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In my last blog I summarised the perceived challenges being faced by implementing computer science across schools now that ICT is being discontinued. I also talked about creating firm foundations for computer science linking network infrastructure and the common challenges faced by many school's networks.
The next instalment now looks at the challenges faced by implementing GCSE Computer Science without a robust KS3 computer science curriculum.
Linking back to “building on rocks”, many schools appear to be implementing GCSE Computer Science without development and embedding of a KS3 Scheme of Work for learners, allowing them to experience exactly what computer science is. Learners currently pick the majority of their GCSE choices in Year 9 (or Year 8) having had some experience or Scheme of Work delivered to them through Year 7 and 8 to introduce them to the topics of a subject and provide a fundamental understanding that subject area. GCSE then builds on that platform. Why is this not the same computer science?
With a drive to embed computer science into KS2, it is likely that, within a couple of years (or sooner!), that learners will arrive at KS3 with some basic knowledge of programming and ability in computational thinking. This is a huge positive and a good chance to hook all learners into the world of computer science. However, it will push the challenge of what to deliver at KS3 even higher. The question then, of ‘What should I teach at KS3?’ is a good one.
At OCR, we have our Entry Level Certificate in Computer Science. Whilst this is designed to be a KS4 course for lower ability learners, there is nothing to stop the content being devolved/embedded, either entirely or partially, to form the framework of a KS3 Scheme of Work. The time allocated to computer science often varies wildly across schools – but using Entry Level as a guide should allow centres to develop a robust and challenging KS3 learning programme based around maybe one hour a week. There are benefits to this approach:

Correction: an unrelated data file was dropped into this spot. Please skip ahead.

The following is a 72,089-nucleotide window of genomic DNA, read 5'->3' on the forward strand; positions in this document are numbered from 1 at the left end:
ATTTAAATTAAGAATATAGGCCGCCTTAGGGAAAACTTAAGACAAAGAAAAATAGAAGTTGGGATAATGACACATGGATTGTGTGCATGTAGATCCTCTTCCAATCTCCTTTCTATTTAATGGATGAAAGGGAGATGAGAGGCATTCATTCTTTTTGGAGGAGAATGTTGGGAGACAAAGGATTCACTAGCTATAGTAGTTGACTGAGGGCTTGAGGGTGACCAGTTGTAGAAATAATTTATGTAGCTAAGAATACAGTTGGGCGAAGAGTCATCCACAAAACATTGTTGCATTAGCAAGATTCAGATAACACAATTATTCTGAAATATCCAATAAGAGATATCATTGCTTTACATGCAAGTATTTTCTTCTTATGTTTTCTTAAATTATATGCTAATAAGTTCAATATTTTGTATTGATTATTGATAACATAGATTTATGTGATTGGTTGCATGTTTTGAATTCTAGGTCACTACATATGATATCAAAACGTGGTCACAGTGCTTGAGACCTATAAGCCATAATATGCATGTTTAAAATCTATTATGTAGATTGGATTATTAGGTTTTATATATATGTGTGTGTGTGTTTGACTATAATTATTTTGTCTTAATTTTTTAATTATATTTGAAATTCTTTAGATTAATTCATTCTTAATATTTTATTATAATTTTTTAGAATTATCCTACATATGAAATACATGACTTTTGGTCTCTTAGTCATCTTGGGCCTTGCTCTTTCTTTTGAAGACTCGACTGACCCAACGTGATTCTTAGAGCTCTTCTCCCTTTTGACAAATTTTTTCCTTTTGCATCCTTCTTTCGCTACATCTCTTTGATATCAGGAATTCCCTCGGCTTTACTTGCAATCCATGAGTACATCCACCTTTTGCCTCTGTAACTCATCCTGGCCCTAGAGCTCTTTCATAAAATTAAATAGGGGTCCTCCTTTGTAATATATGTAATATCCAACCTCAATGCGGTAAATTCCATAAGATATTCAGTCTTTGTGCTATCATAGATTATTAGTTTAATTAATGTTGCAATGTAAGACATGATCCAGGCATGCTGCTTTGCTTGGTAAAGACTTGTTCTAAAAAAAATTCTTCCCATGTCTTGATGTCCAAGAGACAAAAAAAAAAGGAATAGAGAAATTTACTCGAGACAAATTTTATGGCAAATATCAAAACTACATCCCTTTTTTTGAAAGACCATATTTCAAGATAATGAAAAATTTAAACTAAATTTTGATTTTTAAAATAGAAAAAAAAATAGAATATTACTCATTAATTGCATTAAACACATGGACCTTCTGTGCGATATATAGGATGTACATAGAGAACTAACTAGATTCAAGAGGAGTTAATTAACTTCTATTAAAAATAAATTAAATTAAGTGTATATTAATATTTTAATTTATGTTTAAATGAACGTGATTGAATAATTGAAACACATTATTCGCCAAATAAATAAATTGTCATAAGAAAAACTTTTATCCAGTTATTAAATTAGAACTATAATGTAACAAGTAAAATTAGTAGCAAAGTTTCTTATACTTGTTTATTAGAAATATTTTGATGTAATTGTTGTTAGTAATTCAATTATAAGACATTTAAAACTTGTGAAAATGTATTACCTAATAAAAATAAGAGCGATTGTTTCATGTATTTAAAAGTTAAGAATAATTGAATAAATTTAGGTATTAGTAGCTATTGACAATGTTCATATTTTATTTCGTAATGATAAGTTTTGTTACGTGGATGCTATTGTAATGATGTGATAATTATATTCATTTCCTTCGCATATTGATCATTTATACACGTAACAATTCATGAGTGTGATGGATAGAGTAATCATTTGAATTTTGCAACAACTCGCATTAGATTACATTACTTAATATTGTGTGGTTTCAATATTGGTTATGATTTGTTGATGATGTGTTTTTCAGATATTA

Without any experience of computer science at Key Stage 3, the feedback from schools seems to be very similar. A very discrete set of students – the ‘can’ and cant’s’ – A*/A or D/E, etc. This current polarisation of students into these two categories does nothing to remove the premise that computer science is only for the most able. However, computer science is accessible to all, and I discuss this in the final article of the series. But, without supporting student development in KS3, we are removing the ability for students to develop their potential early in their school life, and then make and educated decision over whether computer science really is ‘for them’. We also then load them with a need to develop the basic understanding that they may otherwise have developed in KS3, to KS4. This loading makes KS4 a very high-paced two years, and adds to the perception that computer science’s demand.
Ceredig Cattanach-Chell - Subject Specialist - Computer science
Ceredig joined OCR in September 2015 incorporating his breadth of experience from education to support the reform and development of the new GCSE 9-1 Computer Science and Entry Level R354. A keen advocate of the challenges faced within the classroom, Ceredig led on concept and delivery of the delivery of the new teacher delivery packs, which have become one of the flagships for the new GCSE’s success with teachers.
Prior to joining OCR, Ceredig has had eight years of educational and teaching experience across a wide range of schools, including primary, secondary, academies and SEN sectors. Ceredig has a degree in computer science from Liverpool University and a PGCE from Liverpool Hope. Outside of work, Ceredig is a keen modeller/painter, gamer and all around geek. From wildlife to war games, his varied hobbies ensure that he is never just ‘sitting down watching the box’.